Micro Places – Sherman et al. (1989)

Study Reference:

Sherman, L., Buerger, M., & Gartin, P. (1989). Beyond dial-a-cop: A randomized test of Repeat Call Policing (RECAP). Washington, DC: Crime Control Institute.

Location in the Matrix; Methodological Rigor; Outcome:

Micro places; Focused; Proactive; Very Rigorous; Mixed effects

What police practice or strategy was examined?

This study evaluated the effectiveness of a proactive police strategy known as Repeat Call Address Policing (RECAP). The strategy aimed to target specific addresses that had high frequencies of calls for service of predatory crime, disorder, and persons in need of assistance. RECAP consisted of a special unit of four patrol officers and one sergeant who were assigned to conduct problem-oriented work on high-frequency call addresses for one year. The officers were trained to carry out four steps for this intervention: the diagnosis of the problems, the development of an action plan, the implementation of the plan, and weekly follow-up of call trends at the address. Commonly used efforts included attempts to empower resident property managers to deal with problem tenants, reducing drug activity disorder at particular places, condemning apartments with no locks on the doors, persuading the owner of a high-crime parking garage to raise the monthly fee to finance fencing, or organizing an undercover investigation of drug dealing and serving of intoxicated persons in a high-crime tavern.

How was the intervention evaluated?

A randomized controlled experiment was conducted to evaluate the RECAP strategy. All addresses were sorted from most to least frequent call volume per address from December 1985 to December 1986. The researchers then selected the top 250 commercial and residential addresses. Before the final list was finalized, officers agreed to visually inspect any locations adjacent to or otherwise influenced by police interventions at another address on the list. The purpose of these inspections and the review of addresses from their knowledge was to ensure the independence of each address from all others, thus eliminating treatment contamination of the control group once it was chosen. Before randomization, the authors block the sample of 500 addresses into half commercial and half residential. A computerized random numbers generator was employed to assign the top 250 commercial and residential addresses to 125 experimental and 125 controls. Both residential and commercial samples were subjected to a variety of levels of effort. Some addresses had as little as one contact during the entire year. Others had weekly contacts initiated by the citizens.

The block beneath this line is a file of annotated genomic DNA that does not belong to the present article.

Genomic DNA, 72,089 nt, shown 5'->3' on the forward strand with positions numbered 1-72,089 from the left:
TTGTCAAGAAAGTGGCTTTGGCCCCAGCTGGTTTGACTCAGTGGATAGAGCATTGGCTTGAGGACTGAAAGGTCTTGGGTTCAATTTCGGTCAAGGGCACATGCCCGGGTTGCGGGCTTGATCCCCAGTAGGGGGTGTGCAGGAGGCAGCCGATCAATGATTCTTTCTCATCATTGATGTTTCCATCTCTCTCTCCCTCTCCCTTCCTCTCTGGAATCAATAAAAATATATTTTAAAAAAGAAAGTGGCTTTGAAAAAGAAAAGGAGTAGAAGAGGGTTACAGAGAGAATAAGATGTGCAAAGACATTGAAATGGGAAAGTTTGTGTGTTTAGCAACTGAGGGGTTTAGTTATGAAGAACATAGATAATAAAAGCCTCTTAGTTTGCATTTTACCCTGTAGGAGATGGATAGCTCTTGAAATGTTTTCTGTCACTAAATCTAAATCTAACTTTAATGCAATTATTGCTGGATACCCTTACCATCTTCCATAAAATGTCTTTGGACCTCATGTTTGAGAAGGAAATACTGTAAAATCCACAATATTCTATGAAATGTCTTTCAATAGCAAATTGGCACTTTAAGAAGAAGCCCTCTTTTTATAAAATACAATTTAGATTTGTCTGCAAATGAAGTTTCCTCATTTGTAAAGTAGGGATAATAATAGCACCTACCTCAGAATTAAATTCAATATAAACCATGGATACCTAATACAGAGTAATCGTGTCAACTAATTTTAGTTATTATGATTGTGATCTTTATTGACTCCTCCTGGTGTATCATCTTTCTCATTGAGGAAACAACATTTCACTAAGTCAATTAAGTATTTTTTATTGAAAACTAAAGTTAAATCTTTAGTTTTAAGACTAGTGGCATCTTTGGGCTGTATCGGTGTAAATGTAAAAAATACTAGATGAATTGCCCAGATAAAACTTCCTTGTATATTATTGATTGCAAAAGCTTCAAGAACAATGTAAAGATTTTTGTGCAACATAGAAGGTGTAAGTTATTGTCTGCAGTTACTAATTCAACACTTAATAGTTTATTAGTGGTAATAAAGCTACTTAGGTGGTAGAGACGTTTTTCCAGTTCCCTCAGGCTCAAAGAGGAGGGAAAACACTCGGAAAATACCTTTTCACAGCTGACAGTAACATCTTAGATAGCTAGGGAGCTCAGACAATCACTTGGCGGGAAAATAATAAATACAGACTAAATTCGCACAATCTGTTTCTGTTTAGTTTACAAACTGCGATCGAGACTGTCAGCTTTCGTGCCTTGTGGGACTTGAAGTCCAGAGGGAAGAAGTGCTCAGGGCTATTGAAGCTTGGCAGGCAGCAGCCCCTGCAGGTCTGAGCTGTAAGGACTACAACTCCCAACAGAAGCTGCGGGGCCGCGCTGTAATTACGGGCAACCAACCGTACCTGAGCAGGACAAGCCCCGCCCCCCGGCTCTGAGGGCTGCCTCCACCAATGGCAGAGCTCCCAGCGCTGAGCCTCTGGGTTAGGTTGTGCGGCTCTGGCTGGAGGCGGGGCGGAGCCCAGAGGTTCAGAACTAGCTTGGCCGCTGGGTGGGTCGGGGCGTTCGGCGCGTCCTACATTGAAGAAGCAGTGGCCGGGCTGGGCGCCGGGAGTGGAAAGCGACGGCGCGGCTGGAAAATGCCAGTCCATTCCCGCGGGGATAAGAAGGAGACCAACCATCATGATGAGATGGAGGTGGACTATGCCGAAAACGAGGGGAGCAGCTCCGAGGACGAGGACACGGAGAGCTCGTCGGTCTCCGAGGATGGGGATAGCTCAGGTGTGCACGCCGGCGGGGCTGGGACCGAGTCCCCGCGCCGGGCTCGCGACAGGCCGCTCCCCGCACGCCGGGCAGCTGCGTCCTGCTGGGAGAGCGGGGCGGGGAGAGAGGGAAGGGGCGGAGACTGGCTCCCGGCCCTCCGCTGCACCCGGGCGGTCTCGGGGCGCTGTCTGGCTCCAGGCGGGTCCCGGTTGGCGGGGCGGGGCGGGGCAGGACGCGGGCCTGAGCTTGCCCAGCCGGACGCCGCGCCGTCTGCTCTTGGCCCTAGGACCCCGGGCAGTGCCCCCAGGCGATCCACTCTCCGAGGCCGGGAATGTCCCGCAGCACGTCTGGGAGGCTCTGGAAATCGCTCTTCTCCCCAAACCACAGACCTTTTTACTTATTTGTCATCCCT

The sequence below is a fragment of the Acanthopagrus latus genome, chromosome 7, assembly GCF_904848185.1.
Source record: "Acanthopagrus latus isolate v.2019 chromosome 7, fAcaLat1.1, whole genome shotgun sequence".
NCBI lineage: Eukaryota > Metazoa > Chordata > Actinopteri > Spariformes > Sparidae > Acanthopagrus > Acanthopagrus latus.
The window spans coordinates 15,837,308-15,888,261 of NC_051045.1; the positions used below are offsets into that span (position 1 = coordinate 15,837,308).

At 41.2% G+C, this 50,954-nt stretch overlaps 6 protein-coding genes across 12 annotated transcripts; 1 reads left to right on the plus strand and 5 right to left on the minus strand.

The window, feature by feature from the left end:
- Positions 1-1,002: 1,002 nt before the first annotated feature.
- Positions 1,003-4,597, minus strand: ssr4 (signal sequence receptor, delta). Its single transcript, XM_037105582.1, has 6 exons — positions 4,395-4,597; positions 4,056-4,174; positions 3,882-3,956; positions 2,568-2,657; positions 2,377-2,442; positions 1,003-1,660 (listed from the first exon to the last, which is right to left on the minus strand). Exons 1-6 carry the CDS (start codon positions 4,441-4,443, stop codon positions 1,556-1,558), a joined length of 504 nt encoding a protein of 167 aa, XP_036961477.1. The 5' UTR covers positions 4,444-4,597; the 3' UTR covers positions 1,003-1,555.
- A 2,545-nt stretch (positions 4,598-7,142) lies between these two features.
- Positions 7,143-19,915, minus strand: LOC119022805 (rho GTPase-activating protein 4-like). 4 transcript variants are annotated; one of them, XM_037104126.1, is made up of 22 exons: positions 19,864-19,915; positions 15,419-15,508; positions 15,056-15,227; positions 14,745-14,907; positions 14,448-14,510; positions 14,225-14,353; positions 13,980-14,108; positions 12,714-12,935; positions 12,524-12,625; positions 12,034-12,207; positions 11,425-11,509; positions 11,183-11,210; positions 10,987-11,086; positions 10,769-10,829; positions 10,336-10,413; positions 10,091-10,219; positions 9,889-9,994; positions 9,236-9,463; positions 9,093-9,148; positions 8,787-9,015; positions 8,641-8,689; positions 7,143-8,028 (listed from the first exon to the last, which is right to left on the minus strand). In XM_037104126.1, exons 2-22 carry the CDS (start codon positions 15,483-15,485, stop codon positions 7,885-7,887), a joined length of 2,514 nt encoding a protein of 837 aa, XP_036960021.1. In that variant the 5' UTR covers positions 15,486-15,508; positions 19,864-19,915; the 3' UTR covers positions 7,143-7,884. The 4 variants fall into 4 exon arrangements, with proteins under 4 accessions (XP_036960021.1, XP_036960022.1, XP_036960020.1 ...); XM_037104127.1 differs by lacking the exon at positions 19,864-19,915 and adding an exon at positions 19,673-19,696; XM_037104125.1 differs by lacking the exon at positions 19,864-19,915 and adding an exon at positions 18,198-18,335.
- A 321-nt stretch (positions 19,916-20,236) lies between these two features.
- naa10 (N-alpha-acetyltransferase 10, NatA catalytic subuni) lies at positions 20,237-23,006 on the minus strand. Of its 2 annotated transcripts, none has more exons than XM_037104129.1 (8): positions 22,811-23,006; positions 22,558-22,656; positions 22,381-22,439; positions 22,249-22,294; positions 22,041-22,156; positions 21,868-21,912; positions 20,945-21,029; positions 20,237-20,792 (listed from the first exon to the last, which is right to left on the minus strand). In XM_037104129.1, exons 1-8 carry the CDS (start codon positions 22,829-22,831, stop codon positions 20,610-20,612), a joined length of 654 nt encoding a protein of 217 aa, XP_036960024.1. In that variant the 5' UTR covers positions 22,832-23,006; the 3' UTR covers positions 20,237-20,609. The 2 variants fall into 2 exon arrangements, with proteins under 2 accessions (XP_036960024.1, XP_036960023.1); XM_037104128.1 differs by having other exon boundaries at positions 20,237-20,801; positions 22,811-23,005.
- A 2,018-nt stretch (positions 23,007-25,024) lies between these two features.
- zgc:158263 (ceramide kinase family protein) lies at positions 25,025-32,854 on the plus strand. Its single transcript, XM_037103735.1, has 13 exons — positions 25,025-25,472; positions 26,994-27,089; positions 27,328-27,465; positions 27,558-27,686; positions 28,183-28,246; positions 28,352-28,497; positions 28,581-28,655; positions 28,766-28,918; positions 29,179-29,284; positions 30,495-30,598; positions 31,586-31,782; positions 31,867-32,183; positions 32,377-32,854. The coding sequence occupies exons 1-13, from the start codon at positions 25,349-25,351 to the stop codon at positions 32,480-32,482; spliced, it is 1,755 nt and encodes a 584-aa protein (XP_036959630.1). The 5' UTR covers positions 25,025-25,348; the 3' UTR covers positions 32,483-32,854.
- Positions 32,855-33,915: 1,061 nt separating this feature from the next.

What were the key findings?

The findings of this study are mixed. Pre-post differences in calls at the commercial addresses that received RECAP showed no difference from the control group. Pre-post differences in calls at the residential addresses that received RECAP showed a 15% greater reduction than the control group (p< .05) in the first six months, which declined to a 6% greater reduction after one year.

What were the implications for law enforcement?

The authors believed that the strategy is sound and can have impacts on high-volume call locations (especially residential ones and with disorder calls). However, more specific diagnostic and tactical tools are needed for broader success at crime prevention and call reduction. They note that while generally unsuccessful, some of the commercial locations did have isolated successes, such as the liquor license suspension of a bar implicated in hundreds of robberies and several recent murders.

Where can I find more information about this intervention, similar types of intervention, or related studies?